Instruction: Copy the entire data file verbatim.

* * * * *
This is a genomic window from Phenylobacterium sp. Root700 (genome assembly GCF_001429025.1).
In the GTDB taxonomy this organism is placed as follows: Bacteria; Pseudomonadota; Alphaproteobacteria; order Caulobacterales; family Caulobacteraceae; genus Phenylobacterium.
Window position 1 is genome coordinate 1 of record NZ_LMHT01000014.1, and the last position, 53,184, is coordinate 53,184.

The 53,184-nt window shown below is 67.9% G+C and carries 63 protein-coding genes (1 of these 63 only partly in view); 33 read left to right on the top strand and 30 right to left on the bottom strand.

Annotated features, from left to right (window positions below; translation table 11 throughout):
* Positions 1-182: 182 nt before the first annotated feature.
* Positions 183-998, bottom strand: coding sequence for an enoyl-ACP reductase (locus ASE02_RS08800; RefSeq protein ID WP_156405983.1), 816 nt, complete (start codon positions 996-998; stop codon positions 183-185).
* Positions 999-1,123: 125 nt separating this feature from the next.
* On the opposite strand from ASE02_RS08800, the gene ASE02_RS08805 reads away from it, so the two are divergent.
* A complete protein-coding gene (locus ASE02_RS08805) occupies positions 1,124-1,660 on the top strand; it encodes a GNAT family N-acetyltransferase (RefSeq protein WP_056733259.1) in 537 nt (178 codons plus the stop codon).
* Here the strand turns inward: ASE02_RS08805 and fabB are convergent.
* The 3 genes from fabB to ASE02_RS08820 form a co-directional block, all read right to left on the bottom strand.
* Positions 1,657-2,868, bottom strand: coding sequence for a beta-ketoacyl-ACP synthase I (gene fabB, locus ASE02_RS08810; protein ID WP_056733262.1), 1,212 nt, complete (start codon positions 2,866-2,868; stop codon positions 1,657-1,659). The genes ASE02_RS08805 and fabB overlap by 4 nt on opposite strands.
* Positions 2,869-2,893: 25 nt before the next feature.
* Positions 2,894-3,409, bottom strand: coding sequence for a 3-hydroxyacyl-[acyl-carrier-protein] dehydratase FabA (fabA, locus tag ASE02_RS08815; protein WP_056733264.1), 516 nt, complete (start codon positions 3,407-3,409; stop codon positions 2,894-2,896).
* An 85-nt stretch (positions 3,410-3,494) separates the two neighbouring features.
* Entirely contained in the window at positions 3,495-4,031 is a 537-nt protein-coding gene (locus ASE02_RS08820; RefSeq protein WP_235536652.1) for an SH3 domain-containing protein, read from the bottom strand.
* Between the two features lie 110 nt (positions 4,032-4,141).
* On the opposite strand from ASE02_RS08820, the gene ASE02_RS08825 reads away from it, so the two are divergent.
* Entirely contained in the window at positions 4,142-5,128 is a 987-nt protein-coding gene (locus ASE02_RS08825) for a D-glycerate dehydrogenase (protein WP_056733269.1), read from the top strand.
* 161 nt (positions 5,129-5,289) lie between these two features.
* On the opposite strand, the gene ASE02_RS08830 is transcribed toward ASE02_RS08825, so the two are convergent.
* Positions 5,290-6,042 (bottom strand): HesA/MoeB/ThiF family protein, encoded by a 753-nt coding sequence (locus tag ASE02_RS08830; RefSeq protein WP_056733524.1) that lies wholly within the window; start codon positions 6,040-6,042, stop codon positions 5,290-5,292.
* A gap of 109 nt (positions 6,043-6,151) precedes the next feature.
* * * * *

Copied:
This is a genomic window from Phenylobacterium sp. Root700 (genome assembly GCF_001429025.1).
In the GTDB taxonomy this organism is placed as follows: Bacteria; Pseudomonadota; Alphaproteobacteria; order Caulobacterales; family Caulobacteraceae; genus Phenylobacterium.
Window position 1 is genome coordinate 1 of record NZ_LMHT01000014.1, and the last position, 53,184, is coordinate 53,184.

The 53,184-nt window shown below is 67.9% G+C and carries 63 protein-coding genes (1 of these 63 only partly in view); 33 read left to right on the top strand and 30 right to left on the bottom strand.

Annotated features, from left to right (window positions below; translation table 11 throughout):
* Positions 1-182: 182 nt before the first annotated feature.
* Positions 183-998, bottom strand: coding sequence for an enoyl-ACP reductase (locus ASE02_RS08800; RefSeq protein ID WP_156405983.1), 816 nt, complete (start codon positions 996-998; stop codon positions 183-185).
* Positions 999-1,123: 125 nt separating this feature from the next.
* On the opposite strand from ASE02_RS08800, the gene ASE02_RS08805 reads away from it, so the two are divergent.
* A complete protein-coding gene (locus ASE02_RS08805) occupies positions 1,124-1,660 on the top strand; it encodes a GNAT family N-acetyltransferase (RefSeq protein WP_056733259.1) in 537 nt (178 codons plus the stop codon).
* Here the strand turns inward: ASE02_RS08805 and fabB are convergent.
* The 3 genes from fabB to ASE02_RS08820 form a co-directional block, all read right to left on the bottom strand.
* Positions 1,657-2,868, bottom strand: coding sequence for a beta-ketoacyl-ACP synthase I (gene fabB, locus ASE02_RS08810; protein ID WP_056733262.1), 1,212 nt, complete (start codon positions 2,866-2,868; stop codon positions 1,657-1,659). The genes ASE02_RS08805 and fabB overlap by 4 nt on opposite strands.
* Positions 2,869-2,893: 25 nt before the next feature.
* Positions 2,894-3,409, bottom strand: coding sequence for a 3-hydroxyacyl-[acyl-carrier-protein] dehydratase FabA (fabA, locus tag ASE02_RS08815; protein WP_056733264.1), 516 nt, complete (start codon positions 3,407-3,409; stop codon positions 2,894-2,896).
* An 85-nt stretch (positions 3,410-3,494) separates the two neighbouring features.
* Entirely contained in the window at positions 3,495-4,031 is a 537-nt protein-coding gene (locus ASE02_RS08820; RefSeq protein WP_235536652.1) for an SH3 domain-containing protein, read from the bottom strand.
* Between the two features lie 110 nt (positions 4,032-4,141).
* On the opposite strand from ASE02_RS08820, the gene ASE02_RS08825 reads away from it, so the two are divergent.
* Entirely contained in the window at positions 4,142-5,128 is a 987-nt protein-coding gene (locus ASE02_RS08825) for a D-glycerate dehydrogenase (protein WP_056733269.1), read from the top strand.
* 161 nt (positions 5,129-5,289) lie between these two features.
* On the opposite strand, the gene ASE02_RS08830 is transcribed toward ASE02_RS08825, so the two are convergent.
* Positions 5,290-6,042 (bottom strand): HesA/MoeB/ThiF family protein, encoded by a 753-nt coding sequence (locus tag ASE02_RS08830; RefSeq protein WP_056733524.1) that lies wholly within the window; start codon positions 6,040-6,042, stop codon positions 5,290-5,292.
* A gap of 109 nt (positions 6,043-6,151) precedes the next feature.